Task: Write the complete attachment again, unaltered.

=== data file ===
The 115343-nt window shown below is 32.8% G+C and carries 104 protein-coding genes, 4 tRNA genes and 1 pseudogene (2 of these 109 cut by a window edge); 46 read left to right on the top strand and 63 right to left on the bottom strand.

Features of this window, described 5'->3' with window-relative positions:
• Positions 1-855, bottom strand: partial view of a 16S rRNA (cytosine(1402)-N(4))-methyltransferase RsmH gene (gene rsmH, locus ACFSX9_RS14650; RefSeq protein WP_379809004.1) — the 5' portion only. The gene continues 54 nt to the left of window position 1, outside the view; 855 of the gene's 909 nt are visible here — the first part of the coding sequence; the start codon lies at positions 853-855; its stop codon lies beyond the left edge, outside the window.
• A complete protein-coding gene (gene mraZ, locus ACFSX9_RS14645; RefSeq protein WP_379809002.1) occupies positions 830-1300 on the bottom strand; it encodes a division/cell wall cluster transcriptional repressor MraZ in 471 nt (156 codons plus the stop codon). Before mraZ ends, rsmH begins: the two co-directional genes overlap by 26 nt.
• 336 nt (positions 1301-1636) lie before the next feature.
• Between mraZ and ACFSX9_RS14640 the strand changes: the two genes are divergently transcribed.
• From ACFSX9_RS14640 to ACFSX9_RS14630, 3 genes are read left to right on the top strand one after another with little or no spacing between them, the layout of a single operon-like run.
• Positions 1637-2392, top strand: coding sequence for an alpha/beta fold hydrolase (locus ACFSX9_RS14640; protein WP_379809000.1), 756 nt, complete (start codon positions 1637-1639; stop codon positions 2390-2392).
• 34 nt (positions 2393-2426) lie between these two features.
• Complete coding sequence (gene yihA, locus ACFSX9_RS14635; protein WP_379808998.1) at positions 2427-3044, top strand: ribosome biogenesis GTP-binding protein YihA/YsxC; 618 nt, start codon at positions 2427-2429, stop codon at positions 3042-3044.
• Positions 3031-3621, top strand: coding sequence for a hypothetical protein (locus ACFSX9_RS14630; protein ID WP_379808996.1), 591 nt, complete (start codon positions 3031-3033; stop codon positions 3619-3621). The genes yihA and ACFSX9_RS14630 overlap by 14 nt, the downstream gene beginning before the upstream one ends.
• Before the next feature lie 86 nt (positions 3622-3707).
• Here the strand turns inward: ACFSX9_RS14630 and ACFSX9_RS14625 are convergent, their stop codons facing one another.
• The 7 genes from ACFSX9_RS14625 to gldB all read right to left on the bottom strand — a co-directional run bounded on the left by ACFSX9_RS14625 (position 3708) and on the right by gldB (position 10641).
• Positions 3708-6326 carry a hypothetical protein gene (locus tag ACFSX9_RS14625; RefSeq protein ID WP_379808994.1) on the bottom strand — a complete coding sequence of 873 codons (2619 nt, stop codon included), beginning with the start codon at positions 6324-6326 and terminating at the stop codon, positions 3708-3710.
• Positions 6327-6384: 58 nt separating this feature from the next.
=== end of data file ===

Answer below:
The 115343-nt window shown below is 32.8% G+C and carries 104 protein-coding genes, 4 tRNA genes and 1 pseudogene (2 of these 109 cut by a window edge); 46 read left to right on the top strand and 63 right to left on the bottom strand.

Features of this window, described 5'->3' with window-relative positions:
• Positions 1-855, bottom strand: partial view of a 16S rRNA (cytosine(1402)-N(4))-methyltransferase RsmH gene (gene rsmH, locus ACFSX9_RS14650; RefSeq protein WP_379809004.1) — the 5' portion only. The gene continues 54 nt to the left of window position 1, outside the view; 855 of the gene's 909 nt are visible here — the first part of the coding sequence; the start codon lies at positions 853-855; its stop codon lies beyond the left edge, outside the window.
• A complete protein-coding gene (gene mraZ, locus ACFSX9_RS14645; RefSeq protein WP_379809002.1) occupies positions 830-1300 on the bottom strand; it encodes a division/cell wall cluster transcriptional repressor MraZ in 471 nt (156 codons plus the stop codon). Before mraZ ends, rsmH begins: the two co-directional genes overlap by 26 nt.
• 336 nt (positions 1301-1636) lie before the next feature.
• Between mraZ and ACFSX9_RS14640 the strand changes: the two genes are divergently transcribed.
• From ACFSX9_RS14640 to ACFSX9_RS14630, 3 genes are read left to right on the top strand one after another with little or no spacing between them, the layout of a single operon-like run.
• Positions 1637-2392, top strand: coding sequence for an alpha/beta fold hydrolase (locus ACFSX9_RS14640; protein WP_379809000.1), 756 nt, complete (start codon positions 1637-1639; stop codon positions 2390-2392).
• 34 nt (positions 2393-2426) lie between these two features.
• Complete coding sequence (gene yihA, locus ACFSX9_RS14635; protein WP_379808998.1) at positions 2427-3044, top strand: ribosome biogenesis GTP-binding protein YihA/YsxC; 618 nt, start codon at positions 2427-2429, stop codon at positions 3042-3044.
• Positions 3031-3621, top strand: coding sequence for a hypothetical protein (locus ACFSX9_RS14630; protein ID WP_379808996.1), 591 nt, complete (start codon positions 3031-3033; stop codon positions 3619-3621). The genes yihA and ACFSX9_RS14630 overlap by 14 nt, the downstream gene beginning before the upstream one ends.
• Before the next feature lie 86 nt (positions 3622-3707).
• Here the strand turns inward: ACFSX9_RS14630 and ACFSX9_RS14625 are convergent, their stop codons facing one another.
• The 7 genes from ACFSX9_RS14625 to gldB all read right to left on the bottom strand — a co-directional run bounded on the left by ACFSX9_RS14625 (position 3708) and on the right by gldB (position 10641).
• Positions 3708-6326 carry a hypothetical protein gene (locus tag ACFSX9_RS14625; RefSeq protein ID WP_379808994.1) on the bottom strand — a complete coding sequence of 873 codons (2619 nt, stop codon included), beginning with the start codon at positions 6324-6326 and terminating at the stop codon, positions 3708-3710.
• Positions 6327-6384: 58 nt separating this feature from the next.